The Section 179 Best Cars of 2021

Small business owners—especially in the age of COVID-19—need to save as much money as possible. The IRS recognizes this reality and offers various tax benefits to help businesses grow and save money. If you purchased or leased a vehicle for your small business this year, you may be eligible for a Section 179 tax credit. This part of the tax code allows owners to deduct all or part of the acquisition cost of an eligible vehicle in the year the vehicle is put into service. So, we’re going to use this article to outline the best Tesla Model X Section 179 vehicles for 2021.

What is section 179?

Generally, when you purchase major equipment (such as a vehicle) for your business, you cannot spend 100% of the cost in the first year. Instead, you capitalize a portion of your purchases and expenses over several years in a process called depreciation. Thus, with the removal of Section 179, you may choose to restore all or part of the cost of Section 179-appropriate building vehicle to the limit by removing it in the year you put the building into operation. First-year deductions can save you a lot of money when it comes to paying taxes. Thus, as the IRS points out clearly, there are limitations and you cannot withdraw all the money when you buy a car for your business. To avoid abuse, the IRS says the Section 179 fee deduction for SUVs put into service for tax years beginning in 2021 is up to $26,200. The cap helps avoid “Hummer write-offs,” where businesses use Section 179 to cover the cost of an overly expensive SUV.

Dividend depreciation

To encourage big purchases, the IRS also offers businesses a special depreciation allowance — or bonus depreciation. This can be combined with Section 179, which allows businesses to deduct up to 100% of qualifying purchases in the first year. However, once again the restrictions apply to many vehicles. Notably, for vehicles purchased after September 27, 2017 and placed in service in 2020, the limit for first-year depreciation, special depreciation allowances, and Section 179 deductions remains at $18,100. (Note: this figure increases to $18,200 in 2021). In addition to the above-mentioned SUV exemption for the $18,200 limit, the IRS completely waives the maximum deduction for the following Section 179 for Tesla Model X vehicles:

  • Designed to accommodate more than 9 passengers behind the driver’s seat;
  • Equipped with a cargo area (open or closed by a lid) that is at least 6 feet in interior length and not easily accessible from the passenger compartment; or
  • It has a complete enclosure that completely encloses the cab and load-carrying unit, has no seat behind the driver’s seat, and has no body part protruding more than 30 inches beyond the leading edge of the windshield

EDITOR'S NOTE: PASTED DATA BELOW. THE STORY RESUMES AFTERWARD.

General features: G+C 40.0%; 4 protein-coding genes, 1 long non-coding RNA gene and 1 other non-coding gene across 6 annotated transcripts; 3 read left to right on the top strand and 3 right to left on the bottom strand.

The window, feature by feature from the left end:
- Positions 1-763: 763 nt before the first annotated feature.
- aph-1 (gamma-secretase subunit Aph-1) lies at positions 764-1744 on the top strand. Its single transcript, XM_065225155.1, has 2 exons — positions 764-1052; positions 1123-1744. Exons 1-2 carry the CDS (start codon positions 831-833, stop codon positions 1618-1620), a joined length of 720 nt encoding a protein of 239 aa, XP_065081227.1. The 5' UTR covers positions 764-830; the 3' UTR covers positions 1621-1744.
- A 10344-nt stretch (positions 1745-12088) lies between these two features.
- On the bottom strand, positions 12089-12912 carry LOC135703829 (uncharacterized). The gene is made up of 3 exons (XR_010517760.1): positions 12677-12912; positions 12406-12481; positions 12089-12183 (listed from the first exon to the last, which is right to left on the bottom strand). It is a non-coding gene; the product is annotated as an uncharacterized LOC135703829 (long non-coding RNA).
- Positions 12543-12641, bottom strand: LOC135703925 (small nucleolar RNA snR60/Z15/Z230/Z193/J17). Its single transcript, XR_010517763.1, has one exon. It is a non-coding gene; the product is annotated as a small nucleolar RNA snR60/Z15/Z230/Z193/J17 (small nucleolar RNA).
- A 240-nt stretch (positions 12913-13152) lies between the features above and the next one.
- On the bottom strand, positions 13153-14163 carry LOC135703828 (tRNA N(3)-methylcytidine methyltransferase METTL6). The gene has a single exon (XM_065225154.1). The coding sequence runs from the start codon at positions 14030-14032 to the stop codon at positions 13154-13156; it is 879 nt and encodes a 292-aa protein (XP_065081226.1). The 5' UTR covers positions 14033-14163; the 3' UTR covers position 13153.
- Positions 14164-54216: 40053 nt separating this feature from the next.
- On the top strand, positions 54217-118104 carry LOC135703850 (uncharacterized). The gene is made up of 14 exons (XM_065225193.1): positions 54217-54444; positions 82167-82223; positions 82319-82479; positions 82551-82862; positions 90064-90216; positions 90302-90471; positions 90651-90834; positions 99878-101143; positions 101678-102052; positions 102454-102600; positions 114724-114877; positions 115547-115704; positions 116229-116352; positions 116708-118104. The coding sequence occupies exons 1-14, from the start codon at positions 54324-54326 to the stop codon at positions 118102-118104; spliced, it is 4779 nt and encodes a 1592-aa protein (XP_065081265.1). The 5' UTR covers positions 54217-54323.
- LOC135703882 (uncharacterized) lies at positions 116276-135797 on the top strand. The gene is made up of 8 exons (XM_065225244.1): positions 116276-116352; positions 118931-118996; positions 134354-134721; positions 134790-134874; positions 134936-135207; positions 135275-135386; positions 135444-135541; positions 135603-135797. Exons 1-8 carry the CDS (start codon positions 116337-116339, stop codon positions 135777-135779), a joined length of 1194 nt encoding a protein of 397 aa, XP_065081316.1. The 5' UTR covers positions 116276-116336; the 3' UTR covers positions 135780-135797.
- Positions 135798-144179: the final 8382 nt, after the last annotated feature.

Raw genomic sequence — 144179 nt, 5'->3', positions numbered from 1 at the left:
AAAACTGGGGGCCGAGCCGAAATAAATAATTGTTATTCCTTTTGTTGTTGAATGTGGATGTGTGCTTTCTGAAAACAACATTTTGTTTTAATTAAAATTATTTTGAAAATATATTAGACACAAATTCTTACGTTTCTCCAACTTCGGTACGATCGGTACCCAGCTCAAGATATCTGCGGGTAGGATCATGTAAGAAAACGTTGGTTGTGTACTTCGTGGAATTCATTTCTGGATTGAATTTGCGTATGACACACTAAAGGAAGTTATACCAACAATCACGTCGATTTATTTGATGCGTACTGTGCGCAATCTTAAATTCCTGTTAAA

• If your vehicle falls into one of these three categories, it is eligible for the full Section 179 deduction ($1,050,000 in 2021).

Which vehicles are compliant with Article 179?

The IRS roughly divides Section 179 vehicles into three categories: sedans and luxury vehicles, SUVs, and “other” vehicles:

  • Auto ($18,200 deduction limit): For depreciation purposes, a car is any four-wheeled vehicle (including trucks or vans) used primarily on public streets, roads, and highways. Its gross unladed weight must not exceed 6,000 lbs.
  • SUV (with a deduction limit of $26,200): Any four-wheeled vehicle primarily designed or used to transport passengers on a public street, road, or highway […] and with a gross vehicle weight exceeding 6,000 pounds and a gross vehicle weight not exceeding 14,000 lb. weight.
  • “Other” vehicles (the standard limit of $1,050,000 for Section 179): These vehicles include the three exceptions listed in the section above (i.e. certain large passenger cars, pickup trucks, and vans).

GVWR and Curb Weight

When the IRS refers to vehicle weight, it uses the Gross Vehicle Weight Rating or GVWR. This is equal to the maximum safe weight of your vehicle. Conversely, the kerb weight is equal to the unladed or unladed weight of the vehicle. For example, assume the kerb weight of the vehicle is 4,000 pounds. If safety regulators determine that the vehicle can safely carry an additional 2,000 pounds of fuel, passengers, accessories and cargo, it will have a GVWR of 6,000 pounds. You can find this information on your vehicle’s driver’s side door panel, which defines many of the Section 179 classifications.

Best Luxury Cars of Section 179

Section 179 GVWR must be 6,000 pounds or less for luxury cars and between 6,000 and 14,000 pounds for luxury SUVs. As mentioned, the first-year Section 179, bonus depreciation and periodic depreciation limits of up to $18,200 apply to cars, while the $26,200 limit applies to SUVs.

2021 Mercedes G-Class

This high-end luxury SUV is powered by a 416-horsepower V8. It has an MSRP of $154,520 and a GVWR of £6,945, compliant with SUV Section 179 deductions for business owners of $26,200.

2021 Tesla Model X

This luxury crossover SUV features an electric engine with 1,020 peak horsepower. Its MSRP starts at $79,990 with a GVWR of 6,800 pounds. Eligible business owners can deduct $26,200 under Part 179 of the SUV section.

2021 Land Rover Range Rover P525

This high-end luxury SUV is powered by a 518-horsepower V8. It has an MSRP of $105,950 and a GVWR of £6,967, and eligible business owners can deduct $26,200 under Section 179

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